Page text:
The sex drive refers to the strength of sexual motivation among men and women. According to many research and studies, men have been shown to have more frequent and more intense sexual desires than women. Men have shown spontaneous thoughts about sex, frequency and variety of sexual fantasies, desired frequency of intercourse, desired number of partners, masturbation, liking for various sexual practices, willingness to forego sex and other measures.
According to a recent research there is truth to these common perceptions. Men do seem to have stronger sex drives and their focus is mainly on the task at hand. Women, on the other hand, tend to have much more complex sexual needs – taking into account emotional connection, and social and cultural influences.
Men’s sex drives are not only stronger than women’s, but much more straightforward. The sources of women’s libidos, by contrast, are much harder to pin down. It’s common wisdom that women place more value on emotional connection as a spark of sexual desire. But women also appear to be heavily influenced by social and cultural factors as well.
“Sexual desire in women is extremely sensitive to environment and context,” says Edward O. Laumann, PhD. He is a professor of sociology at the University of Chicago and lead author of a major survey of sexual practices, The Social Organization of Sexuality: Sexual Practices in the United States.
Here’s what researchers have to say about men’s and women’s sex drives.
Thought tendencies: Men think about sex more than women. Laumann says that most men who are under 60 years old think about sex at least once daily. Women tend to think about sex less with only one-fourth saying that they thought about sex at least once a day.
Men want sex more: Roy Baumeister, a social psychologist at Florida State University, says, “Men want sex more often than women at the start of a relationship, in the middle of it, and after many years of it,” after reviewing several surveys of men and women. This behaviour is apparent even in gay men, who seem to have sex more often than lesbians. Men are also tend to want more sex partners through their life and are more inclined toward casual sex.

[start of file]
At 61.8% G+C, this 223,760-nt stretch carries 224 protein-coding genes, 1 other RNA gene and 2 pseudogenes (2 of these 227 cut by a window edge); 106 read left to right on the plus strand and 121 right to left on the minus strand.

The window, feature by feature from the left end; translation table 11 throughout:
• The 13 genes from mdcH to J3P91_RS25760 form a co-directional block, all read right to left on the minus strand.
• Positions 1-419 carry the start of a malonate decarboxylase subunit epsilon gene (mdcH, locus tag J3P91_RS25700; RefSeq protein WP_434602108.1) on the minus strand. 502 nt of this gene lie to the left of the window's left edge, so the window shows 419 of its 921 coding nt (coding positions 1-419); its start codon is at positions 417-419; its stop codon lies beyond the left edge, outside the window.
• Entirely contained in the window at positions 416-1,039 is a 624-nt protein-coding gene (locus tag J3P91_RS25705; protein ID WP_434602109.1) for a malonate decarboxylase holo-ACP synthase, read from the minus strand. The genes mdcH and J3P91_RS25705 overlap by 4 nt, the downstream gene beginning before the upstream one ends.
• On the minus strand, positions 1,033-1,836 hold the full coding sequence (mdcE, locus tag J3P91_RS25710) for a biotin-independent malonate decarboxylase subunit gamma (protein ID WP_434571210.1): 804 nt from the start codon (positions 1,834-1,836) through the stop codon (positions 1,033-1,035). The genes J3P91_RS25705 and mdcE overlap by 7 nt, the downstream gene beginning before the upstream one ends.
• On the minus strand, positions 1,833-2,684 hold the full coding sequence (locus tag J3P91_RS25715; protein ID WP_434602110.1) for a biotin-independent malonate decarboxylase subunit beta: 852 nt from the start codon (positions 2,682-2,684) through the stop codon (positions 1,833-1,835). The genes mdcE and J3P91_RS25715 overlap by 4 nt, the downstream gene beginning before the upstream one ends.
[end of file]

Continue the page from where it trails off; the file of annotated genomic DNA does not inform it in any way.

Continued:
Men get turned on more easily: Studies suggest that men have a clearer idea of what gets them aroused and what they want from their partners while women tend to be more open in their preferences due to their less focused sex drives. In one study by Northwestern University researcher Meredith Chivers, erotic films were shown to gay and straight men and women, who were then asked about their level of sexual arousal. Their sexual arousal levels were also measured through devices attached to their genitals.
Results showed that straight men were more turned on by male-female sex and female-female sex. Gay men were turned on by male-male sex. However, genitally, the results for straight women showed the same reaction to male-female, male-male and female-female sex. Even though they said they were more turned on by male-female sex.
“Men are very rigid and specific about who they become aroused by, who they want to have sex with, who they fall in love with,” says J. Michael Bailey, a Northwestern University sex researcher and co-author with Chivers on the study.
Bailey adds, “Women probably have the capacity to become sexually interested in and fall in love with their own sex more than men do,” Bailey says. “They won’t necessarily do it, but they have the capacity.”
Environment matters: Baumeister found studies showing several instances where women’s sexual attitudes, practices and desires tend to be more affected by their environment than that of men. For example, women who attend church often are less likely to have liberal attitudes about sex. Men, on the other hand, seemed to show little association between church attendance and sex outlook.
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